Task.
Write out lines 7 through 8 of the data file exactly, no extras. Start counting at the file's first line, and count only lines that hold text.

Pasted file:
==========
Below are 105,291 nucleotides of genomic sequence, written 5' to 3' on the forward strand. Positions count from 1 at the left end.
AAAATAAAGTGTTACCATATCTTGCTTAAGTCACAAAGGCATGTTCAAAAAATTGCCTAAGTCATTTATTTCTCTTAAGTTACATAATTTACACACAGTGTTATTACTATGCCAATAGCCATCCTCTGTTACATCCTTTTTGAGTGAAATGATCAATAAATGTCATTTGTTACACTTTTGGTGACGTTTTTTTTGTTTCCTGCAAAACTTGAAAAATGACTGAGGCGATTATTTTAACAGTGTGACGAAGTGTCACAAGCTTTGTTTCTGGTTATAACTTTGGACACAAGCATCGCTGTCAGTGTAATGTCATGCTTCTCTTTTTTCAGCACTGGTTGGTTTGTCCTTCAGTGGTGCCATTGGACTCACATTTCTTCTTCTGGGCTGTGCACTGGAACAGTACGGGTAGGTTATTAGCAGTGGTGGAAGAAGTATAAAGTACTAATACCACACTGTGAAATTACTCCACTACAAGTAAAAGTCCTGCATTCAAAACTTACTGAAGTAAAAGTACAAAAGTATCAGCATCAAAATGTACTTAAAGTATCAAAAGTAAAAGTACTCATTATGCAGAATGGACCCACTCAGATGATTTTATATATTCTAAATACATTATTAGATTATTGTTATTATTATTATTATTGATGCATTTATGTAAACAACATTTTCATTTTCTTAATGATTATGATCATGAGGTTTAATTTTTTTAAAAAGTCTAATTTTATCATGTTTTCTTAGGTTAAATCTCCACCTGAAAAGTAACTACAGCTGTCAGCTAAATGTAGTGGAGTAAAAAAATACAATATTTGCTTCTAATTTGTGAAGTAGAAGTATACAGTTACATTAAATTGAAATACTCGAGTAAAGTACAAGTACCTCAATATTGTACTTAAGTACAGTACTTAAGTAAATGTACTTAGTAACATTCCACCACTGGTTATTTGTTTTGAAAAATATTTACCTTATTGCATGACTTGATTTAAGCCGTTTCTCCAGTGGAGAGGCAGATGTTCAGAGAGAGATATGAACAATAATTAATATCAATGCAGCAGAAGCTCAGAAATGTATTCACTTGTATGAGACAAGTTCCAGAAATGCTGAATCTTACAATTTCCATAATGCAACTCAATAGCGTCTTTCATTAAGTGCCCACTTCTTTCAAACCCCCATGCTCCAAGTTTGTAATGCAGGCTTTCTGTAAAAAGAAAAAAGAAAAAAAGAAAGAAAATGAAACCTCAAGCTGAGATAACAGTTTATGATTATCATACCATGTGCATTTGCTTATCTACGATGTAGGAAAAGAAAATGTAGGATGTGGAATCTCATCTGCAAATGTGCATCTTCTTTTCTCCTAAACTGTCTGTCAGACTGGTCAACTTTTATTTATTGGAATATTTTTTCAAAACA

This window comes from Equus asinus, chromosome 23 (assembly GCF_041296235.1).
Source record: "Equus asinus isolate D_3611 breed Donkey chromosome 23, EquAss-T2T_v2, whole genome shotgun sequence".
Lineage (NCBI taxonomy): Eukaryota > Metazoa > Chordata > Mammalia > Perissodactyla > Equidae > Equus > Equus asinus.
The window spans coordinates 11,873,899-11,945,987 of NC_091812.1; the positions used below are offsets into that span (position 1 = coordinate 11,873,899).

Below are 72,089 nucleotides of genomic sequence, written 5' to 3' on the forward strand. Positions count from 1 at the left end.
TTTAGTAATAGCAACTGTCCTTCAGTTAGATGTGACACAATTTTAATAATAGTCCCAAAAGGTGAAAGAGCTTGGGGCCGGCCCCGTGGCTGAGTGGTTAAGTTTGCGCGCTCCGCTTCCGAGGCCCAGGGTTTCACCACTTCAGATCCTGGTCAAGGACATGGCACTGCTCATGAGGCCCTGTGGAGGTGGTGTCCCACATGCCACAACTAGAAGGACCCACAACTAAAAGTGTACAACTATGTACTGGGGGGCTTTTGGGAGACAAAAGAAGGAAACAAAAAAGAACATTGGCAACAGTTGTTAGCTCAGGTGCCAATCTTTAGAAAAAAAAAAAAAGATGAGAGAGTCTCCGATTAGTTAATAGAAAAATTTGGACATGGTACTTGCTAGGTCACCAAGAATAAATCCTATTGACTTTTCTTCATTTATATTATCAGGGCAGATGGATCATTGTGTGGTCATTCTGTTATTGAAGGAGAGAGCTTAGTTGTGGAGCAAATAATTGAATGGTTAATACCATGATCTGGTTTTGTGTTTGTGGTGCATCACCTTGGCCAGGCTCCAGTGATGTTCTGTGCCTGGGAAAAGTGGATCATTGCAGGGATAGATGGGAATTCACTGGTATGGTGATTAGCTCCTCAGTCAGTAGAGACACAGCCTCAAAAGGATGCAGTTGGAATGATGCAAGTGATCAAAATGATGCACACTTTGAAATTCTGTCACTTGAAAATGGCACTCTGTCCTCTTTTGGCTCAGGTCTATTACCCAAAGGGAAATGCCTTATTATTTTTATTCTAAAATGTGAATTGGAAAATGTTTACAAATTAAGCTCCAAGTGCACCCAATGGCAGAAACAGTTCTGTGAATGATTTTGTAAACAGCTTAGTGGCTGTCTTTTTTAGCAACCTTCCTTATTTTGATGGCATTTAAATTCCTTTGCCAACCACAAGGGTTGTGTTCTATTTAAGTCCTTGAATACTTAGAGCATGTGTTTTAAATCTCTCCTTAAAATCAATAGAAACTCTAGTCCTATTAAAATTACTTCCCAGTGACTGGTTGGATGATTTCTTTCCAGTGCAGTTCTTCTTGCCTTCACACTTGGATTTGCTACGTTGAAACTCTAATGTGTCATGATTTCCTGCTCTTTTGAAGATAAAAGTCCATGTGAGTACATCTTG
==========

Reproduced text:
Below are 72,089 nucleotides of genomic sequence, written 5' to 3' on the forward strand. Positions count from 1 at the left end.
TTTAGTAATAGCAACTGTCCTTCAGTTAGATGTGACACAATTTTAATAATAGTCCCAAAAGGTGAAAGAGCTTGGGGCCGGCCCCGTGGCTGAGTGGTTAAGTTTGCGCGCTCCGCTTCCGAGGCCCAGGGTTTCACCACTTCAGATCCTGGTCAAGGACATGGCACTGCTCATGAGGCCCTGTGGAGGTGGTGTCCCACATGCCACAACTAGAAGGACCCACAACTAAAAGTGTACAACTATGTACTGGGGGGCTTTTGGGAGACAAAAGAAGGAAACAAAAAAGAACATTGGCAACAGTTGTTAGCTCAGGTGCCAATCTTTAGAAAAAAAAAAAAAGATGAGAGAGTCTCCGATTAGTTAATAGAAAAATTTGGACATGGTACTTGCTAGGTCACCAAGAATAAATCCTATTGACTTTTCTTCATTTATATTATCAGGGCAGATGGATCATTGTGTGGTCATTCTGTTATTGAAGGAGAGAGCTTAGTTGTGGAGCAAATAATTGAATGGTTAATACCATGATCTGGTTTTGTGTTTGTGGTGCATCACCTTGGCCAGGCTCCAGTGATGTTCTGTGCCTGGGAAAAGTGGATCATTGCAGGGATAGATGGGAATTCACTGGTATGGTGATTAGCTCCTCAGTCAGTAGAGACACAGCCTCAAAAGGATGCAGTTGGAATGATGCAAGTGATCAAAATGATGCACACTTTGAAATTCTGTCACTTGAAAATGGCACTCTGTCCTCTTTTGGCTCAGGTCTATTACCCAAAGGGAAATGCCTTATTATTTTTATTCTAAAATGTGAATTGGAAAATGTTTACAAATTAAGCTCCAAGTGCACCCAATGGCAGAAACAGTTCTGTGAATGATTTTGTAAACAGCTTAGTGGCTGTCTTTTTTAGCAACCTTCCTTATTTTGATGGCATTTAAATTCCTTTGCCAACCACAAGGGTTGTGTTCTATTTAAGTCCTTGAATACTTAGAGCATGTGTTTTAAATCTCTCCTTAAAATCAATAGAAACTCTAGTCCTATTAAAATTACTTCCCAGTGACTGGTTGGATGATTTCTTTCCAGTGCAGTTCTTCTTGCCTTCACACTTGGATTTGCTACGTTGAAACTCTAATGTGTCATGATTTCCTGCTCTTTTGAAGATAAAAGTCCATGTGAGTACATCTTG